Berkeley turned out big for Gov. Gavin Newsom, Pamela Price, Alfred Twu and Proposition 30 on Nov. 8.
As members of the No on L campaign, we have been clear that we believe investment in our city is important, but it must be done with planning, transparency and accountability.
Ballot counting for the local ballot measures, City Council, school board,
and rent board was completed on Nov. 21 at 9:17 p.m.
When will we know who won the Berkeley’s City Council races? What does “100% reported” mean? And more ballot questions answered.
The $650 million infrastructure bond Measure L remains well short of passage.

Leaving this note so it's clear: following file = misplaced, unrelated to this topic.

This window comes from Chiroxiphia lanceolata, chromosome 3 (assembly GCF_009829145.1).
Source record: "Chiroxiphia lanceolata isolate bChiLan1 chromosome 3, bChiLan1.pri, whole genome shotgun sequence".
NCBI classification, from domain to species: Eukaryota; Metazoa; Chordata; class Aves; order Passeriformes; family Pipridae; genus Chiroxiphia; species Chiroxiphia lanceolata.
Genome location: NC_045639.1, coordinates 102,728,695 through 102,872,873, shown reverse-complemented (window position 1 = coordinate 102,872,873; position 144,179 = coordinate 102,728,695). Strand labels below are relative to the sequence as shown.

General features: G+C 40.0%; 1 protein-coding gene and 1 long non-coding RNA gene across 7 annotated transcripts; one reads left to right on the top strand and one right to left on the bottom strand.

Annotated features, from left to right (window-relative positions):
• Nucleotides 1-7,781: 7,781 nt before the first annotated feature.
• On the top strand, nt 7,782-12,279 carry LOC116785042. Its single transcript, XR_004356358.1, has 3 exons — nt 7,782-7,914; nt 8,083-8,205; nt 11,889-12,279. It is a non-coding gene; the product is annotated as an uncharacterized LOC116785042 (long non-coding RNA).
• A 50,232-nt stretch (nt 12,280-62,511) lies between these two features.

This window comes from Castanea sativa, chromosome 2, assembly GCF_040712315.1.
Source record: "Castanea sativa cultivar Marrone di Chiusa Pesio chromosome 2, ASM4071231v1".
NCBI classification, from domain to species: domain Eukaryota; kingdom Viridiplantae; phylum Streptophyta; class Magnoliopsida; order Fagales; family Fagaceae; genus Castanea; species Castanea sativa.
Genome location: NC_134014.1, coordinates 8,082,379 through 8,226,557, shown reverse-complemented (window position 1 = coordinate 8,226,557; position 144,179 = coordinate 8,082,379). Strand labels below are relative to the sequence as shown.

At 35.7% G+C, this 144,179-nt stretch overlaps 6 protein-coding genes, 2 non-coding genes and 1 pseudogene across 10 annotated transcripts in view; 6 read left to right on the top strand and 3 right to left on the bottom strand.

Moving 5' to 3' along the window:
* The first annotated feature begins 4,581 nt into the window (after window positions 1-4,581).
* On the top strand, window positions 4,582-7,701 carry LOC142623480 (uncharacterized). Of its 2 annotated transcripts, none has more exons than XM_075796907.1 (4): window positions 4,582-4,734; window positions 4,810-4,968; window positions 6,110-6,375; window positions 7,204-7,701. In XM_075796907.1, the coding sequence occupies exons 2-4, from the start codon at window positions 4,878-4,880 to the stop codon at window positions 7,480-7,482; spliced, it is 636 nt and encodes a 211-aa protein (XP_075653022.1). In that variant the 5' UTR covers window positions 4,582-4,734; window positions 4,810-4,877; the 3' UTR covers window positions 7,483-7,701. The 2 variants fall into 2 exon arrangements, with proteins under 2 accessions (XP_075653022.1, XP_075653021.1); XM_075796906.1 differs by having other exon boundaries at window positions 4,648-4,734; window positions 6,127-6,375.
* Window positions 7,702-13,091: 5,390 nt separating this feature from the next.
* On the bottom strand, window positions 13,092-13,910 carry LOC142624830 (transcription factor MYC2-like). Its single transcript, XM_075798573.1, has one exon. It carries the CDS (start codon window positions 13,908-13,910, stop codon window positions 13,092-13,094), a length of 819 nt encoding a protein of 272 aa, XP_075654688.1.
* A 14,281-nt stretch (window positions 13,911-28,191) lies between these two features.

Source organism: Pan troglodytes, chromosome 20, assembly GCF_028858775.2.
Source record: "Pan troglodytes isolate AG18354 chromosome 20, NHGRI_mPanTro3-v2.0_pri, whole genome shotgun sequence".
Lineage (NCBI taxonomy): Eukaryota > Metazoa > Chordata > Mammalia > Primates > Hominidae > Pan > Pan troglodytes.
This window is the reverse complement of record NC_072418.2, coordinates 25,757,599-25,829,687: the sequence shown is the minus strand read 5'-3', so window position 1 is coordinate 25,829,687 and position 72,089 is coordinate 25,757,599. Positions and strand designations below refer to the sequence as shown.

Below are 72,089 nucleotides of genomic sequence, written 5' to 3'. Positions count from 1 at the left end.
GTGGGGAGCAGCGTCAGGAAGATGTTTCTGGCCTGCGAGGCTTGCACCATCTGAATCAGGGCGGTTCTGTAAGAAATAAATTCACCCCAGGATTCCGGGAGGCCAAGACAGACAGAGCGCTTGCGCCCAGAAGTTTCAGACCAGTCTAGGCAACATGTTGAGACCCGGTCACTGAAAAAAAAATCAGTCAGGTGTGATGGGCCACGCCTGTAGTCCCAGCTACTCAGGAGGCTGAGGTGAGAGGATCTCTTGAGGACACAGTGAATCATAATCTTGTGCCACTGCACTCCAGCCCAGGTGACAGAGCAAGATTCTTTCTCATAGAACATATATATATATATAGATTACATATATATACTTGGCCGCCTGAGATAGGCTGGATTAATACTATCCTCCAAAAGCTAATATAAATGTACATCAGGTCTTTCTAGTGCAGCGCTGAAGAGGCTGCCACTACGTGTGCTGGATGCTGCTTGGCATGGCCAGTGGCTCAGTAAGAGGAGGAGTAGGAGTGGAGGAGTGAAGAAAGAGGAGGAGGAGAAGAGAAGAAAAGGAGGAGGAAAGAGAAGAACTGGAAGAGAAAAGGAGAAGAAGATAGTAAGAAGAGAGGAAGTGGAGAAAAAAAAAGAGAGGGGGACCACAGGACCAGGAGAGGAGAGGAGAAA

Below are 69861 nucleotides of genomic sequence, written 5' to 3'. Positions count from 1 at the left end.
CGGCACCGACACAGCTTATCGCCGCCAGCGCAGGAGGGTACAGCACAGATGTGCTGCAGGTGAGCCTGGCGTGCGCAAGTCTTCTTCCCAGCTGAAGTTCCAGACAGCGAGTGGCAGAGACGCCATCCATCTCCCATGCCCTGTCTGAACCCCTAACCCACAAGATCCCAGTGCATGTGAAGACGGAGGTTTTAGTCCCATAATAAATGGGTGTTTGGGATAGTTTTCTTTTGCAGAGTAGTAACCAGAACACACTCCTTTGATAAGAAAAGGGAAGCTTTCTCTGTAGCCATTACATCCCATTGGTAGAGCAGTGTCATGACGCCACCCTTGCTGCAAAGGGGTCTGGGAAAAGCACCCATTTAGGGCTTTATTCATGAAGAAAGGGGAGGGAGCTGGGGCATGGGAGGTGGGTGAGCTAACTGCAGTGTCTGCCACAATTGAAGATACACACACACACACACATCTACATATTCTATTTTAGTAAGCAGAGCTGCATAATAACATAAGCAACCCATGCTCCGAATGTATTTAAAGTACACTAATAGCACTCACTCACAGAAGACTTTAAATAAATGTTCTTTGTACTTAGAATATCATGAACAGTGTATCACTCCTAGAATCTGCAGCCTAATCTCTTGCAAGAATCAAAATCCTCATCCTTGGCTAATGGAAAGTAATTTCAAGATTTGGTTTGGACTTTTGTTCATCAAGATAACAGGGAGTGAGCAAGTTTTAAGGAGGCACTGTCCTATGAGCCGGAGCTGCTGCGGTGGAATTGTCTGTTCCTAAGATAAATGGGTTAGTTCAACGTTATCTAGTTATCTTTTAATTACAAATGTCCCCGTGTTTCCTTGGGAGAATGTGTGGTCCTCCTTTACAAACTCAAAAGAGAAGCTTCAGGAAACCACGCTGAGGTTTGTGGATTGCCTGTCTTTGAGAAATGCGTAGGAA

The measure, Berkeley’s biggest-ever bond, would have provided money to repair local infrastructure and build affordable housing.
You have until 8 p.m. today to cast your ballot at the voting centers or drop off your mail-in ballot at a drop box.
Construction unions and housing groups push campaign to pass Measure L over $300,000.
‘We kept our condo because we have grandchildren in Berkeley and come back to see them as often as possible.’
Backers say it will raise up to $6 million a year and disincentivize property owners from leaving units empty. Opponents say the tax applies too broadly and won’t significantly increase housing affordability.
It’s on the ballot because California’s state constitution requires cities to get permission from residents to build affordable housing.
Donors have given over $130,000 to the campaign for Measure L, a $650 million infrastructure and housing bond, in recent weeks.